Based on vision on future of biomedical research

The Friedrich Miescher Institute was established as a foundation on April 10, 1970 by a joint decision of the then separate Basel-based pharmaceutical companies Ciba AG and J.R. Geigy AG. The new institute was named after the Basel scientist Friedrich Miescher (1844-1895) who first purified nucleic acids in 1869, ca. 100 years before the founding of the FMI. The founding Director was Prof. Dr. Hubert Bloch, former Head of Pharmaceutical Research, Professor of Microbiology and Immunology at the University of Basel, and a member of the Swiss National Science Foundation. The founding charter described the aims of the Institute as to "pursue and promote basic research in the fields of biochemistry and medicine ..." and "to provide young scientists from all over the world with an opportunity to participate in scientific research". This was a far-sighted move triggered by the emerging revolution in DNA technologies and the birth of molecular genetics. The general research themes laid down in the 1970s were tumor biology, neurobiology and regulation by hormones.

Plant biology

In 1976, the FMI broadened its interests into plant biology, where probably the first impact of the evolving molecular techniques was felt. Long-researched topics such as plant development, the action of plant hormones and plant-microbe interactions developed a new impetus that was very productive in the laboratory and even in agriculture in the field. Following the spin-off of the Novartis agribusiness into Syngenta AG in 2000, plant science at the FMI was gradually transformed into a strong epigenetics focus.

Signaling and cancer

The Signaling and Cancer program at the FMI has sought a comprehensive understanding of signaling circuits and mechanisms regulating the growth, division and death of cells. A deeper knowledge of these processes facilitated the development of novel, mechanism-based therapeutics to combat human disease. Two FMI projects in particular were readily taken up by Novartis and led to groundbreaking therapeutics: the discovery of the key signaling kinase PKB (Akt) and the demonstration of its central role in cancer cell signaling, as well as work on ribosome protein phosphorylation. In the mid-2010s, the research focus shifted from “Signaling & Cancer” towards “Quantitative Biology”.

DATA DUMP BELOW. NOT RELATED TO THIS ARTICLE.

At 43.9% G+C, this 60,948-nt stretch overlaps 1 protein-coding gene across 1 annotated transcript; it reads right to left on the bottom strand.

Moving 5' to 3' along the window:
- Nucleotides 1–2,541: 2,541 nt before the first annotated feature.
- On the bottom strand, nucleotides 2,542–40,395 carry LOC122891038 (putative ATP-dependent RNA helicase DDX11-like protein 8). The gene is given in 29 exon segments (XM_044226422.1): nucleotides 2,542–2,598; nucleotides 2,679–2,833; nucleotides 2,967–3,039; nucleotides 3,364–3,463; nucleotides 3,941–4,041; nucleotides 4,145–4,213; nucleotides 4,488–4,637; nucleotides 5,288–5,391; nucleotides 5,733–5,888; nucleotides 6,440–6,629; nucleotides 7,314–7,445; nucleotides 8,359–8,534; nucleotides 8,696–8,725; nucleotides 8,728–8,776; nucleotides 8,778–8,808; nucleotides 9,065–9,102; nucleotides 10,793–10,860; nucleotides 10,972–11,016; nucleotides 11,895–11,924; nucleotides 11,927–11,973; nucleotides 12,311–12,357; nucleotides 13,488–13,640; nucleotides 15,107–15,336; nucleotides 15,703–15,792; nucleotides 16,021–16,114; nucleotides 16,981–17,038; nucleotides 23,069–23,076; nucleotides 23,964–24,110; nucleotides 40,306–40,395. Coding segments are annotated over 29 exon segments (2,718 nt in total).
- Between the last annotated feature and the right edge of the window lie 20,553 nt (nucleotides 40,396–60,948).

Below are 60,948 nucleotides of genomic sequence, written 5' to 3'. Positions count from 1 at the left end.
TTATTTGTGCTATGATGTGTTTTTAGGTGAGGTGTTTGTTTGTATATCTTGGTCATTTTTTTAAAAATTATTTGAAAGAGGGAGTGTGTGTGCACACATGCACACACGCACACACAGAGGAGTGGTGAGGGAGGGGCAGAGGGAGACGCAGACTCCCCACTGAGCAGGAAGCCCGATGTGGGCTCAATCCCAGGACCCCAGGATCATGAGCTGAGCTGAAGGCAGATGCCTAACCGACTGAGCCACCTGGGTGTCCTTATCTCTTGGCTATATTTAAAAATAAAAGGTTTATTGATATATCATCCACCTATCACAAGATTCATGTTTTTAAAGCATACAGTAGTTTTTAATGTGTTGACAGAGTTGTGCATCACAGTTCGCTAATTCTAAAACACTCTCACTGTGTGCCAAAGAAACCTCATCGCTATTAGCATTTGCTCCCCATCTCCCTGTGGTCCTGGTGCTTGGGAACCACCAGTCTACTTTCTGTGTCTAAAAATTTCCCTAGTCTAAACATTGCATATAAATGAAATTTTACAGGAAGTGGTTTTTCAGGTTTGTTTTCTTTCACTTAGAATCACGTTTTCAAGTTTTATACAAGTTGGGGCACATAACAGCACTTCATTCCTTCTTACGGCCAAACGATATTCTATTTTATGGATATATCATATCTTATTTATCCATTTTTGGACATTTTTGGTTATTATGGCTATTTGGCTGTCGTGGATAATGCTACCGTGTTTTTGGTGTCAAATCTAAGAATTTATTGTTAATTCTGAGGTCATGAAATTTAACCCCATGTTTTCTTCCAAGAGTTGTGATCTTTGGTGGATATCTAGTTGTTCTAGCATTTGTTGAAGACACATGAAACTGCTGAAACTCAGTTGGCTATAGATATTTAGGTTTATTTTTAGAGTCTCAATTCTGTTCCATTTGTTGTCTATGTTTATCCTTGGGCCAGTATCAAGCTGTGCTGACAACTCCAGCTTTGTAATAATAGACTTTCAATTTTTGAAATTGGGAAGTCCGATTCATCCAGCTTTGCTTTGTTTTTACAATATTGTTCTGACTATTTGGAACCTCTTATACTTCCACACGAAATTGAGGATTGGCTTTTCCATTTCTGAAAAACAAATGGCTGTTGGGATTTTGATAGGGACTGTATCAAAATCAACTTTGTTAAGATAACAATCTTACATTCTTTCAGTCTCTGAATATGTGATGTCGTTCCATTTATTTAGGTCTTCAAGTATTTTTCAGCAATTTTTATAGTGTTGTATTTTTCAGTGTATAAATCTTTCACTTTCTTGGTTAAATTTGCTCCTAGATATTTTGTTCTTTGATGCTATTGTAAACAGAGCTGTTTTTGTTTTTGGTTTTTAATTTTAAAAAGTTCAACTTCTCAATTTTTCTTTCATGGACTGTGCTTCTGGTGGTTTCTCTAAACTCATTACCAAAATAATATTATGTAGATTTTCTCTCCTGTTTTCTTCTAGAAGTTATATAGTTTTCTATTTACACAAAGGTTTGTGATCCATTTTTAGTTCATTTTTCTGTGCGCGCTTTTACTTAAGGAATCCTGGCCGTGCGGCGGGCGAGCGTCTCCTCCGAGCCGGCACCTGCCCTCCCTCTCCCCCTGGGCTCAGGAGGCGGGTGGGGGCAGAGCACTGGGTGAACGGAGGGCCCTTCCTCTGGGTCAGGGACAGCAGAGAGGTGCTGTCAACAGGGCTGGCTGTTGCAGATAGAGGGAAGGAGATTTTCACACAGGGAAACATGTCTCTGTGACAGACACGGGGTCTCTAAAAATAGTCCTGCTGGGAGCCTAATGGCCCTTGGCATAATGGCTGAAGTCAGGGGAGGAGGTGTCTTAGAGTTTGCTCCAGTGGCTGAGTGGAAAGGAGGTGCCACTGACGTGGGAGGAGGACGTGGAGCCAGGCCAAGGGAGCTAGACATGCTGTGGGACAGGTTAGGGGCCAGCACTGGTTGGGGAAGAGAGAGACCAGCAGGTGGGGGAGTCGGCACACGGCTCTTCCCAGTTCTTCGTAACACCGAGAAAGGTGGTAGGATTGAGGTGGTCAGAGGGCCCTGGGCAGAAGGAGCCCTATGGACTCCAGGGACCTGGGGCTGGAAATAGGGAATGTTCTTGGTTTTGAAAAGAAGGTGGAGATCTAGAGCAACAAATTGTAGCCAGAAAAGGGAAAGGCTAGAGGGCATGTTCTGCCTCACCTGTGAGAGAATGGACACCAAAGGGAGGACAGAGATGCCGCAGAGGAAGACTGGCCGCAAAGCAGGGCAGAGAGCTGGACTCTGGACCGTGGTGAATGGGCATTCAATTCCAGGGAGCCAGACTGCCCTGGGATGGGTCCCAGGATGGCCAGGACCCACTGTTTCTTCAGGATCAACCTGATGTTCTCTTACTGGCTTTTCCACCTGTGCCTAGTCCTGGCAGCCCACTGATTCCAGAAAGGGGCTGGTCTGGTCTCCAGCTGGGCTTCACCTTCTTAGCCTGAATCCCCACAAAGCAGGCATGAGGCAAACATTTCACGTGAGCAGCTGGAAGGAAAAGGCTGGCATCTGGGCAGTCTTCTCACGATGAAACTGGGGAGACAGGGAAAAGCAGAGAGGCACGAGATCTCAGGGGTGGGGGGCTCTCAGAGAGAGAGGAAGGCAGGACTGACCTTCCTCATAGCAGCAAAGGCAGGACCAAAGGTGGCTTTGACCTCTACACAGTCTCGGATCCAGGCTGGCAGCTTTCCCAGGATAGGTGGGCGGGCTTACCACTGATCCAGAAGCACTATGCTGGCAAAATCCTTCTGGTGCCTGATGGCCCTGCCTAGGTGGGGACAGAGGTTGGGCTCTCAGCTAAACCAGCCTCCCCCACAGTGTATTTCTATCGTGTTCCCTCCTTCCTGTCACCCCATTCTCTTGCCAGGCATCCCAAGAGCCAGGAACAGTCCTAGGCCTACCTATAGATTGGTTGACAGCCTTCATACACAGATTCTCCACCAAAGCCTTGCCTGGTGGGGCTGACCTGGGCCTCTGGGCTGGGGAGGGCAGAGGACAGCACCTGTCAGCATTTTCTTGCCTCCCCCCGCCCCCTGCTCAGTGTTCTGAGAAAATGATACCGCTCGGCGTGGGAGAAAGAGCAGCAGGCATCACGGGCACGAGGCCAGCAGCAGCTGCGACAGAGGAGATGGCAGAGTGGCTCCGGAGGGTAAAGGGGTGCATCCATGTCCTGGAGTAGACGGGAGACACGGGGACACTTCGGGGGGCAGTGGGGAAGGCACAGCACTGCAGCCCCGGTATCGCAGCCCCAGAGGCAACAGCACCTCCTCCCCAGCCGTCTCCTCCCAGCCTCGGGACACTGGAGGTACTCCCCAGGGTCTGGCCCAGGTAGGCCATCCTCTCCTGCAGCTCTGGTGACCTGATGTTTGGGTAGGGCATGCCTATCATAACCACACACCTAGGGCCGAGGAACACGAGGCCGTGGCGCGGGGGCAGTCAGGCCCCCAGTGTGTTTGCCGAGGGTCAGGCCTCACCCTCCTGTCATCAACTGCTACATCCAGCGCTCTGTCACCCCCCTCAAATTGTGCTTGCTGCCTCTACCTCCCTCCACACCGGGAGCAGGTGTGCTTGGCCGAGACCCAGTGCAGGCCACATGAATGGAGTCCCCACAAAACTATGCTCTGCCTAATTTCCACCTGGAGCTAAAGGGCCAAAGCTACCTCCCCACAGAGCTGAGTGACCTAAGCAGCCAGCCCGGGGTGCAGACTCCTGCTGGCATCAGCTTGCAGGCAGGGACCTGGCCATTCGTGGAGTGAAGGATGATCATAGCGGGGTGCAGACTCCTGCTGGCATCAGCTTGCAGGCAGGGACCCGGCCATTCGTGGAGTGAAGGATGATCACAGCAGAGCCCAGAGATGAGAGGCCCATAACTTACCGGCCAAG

Originally, the interest in epigenetics – the study of how cells control gene activity without changing the DNA sequence – at the FMI stemmed from the study of plant transgenesis; since the early 1990s, the FMI has developed an interdisciplinary approach that exploits various model organisms to understand the molecular mechanisms of epigenetic control. The pioneering development of protocols to monitor and quantify chromatin and DNA modifications genome-wide have been one of FMIs major contributions to the field of “epigenomics”. FMI scientists further discovered key players in RNA interference (RNAi) and miRNA function, and have elucidated the roles of histone deacetylases in gene repression and cell cycle control. Such research has made the FMI a world-class center of epigenetics..


Neurobiology has been a focus for the FMI since it was founded. An early FMI breakthrough was the development of new technologies to visualize different parts of neurons. In the late 90s, FMI neurobiologists started to focus on what they believed would be the future of the field: neuronal circuits, and how they program memories, movements and behavior. Since then, the FMI has published dozens of groundbreaking discoveries, showing the different roles of neurons and how memories are stored in the brain. The FMI is recognized worldwide for its contributions to that area.

Research focus today: Genome Regulation, Multicellular Systems, Neurobiology

As the strength of the FMI in genome regulation has moved well beyond chromatin and epigenetics, the former Epigenetics area evolved into Genome Regulation in 2021. Researchers in that area aim to understand how DNA sequence leads to structure and function.

The research area Quantitative Biology that began in the mid-2010s evolved into Multicellular Systems in 2021. The goal of that team is to identify molecular and cellular mechanisms by which tissues, organs and organisms are formed, destabilized and repaired. The researchers try to understand the underlying principles of complex biological behavior in terms of physical, mathematical and chemical models.

Neurobiology research at the FMI has gone from strength to strength, with the same goal: mapping and decoding neuronal circuits to elucidate mechanisms underlying perception, emotions, cognition, learning, behavior, movement, etc.

» FMI History: Overview 1970-2010 (PDF)

About Friedrich Miescher
40th anniversary
50th anniversary

Hubert Bloch, first Director of the FMI

At one of the first Annual Meetings of the FMI in 1975

An image from the "plant era"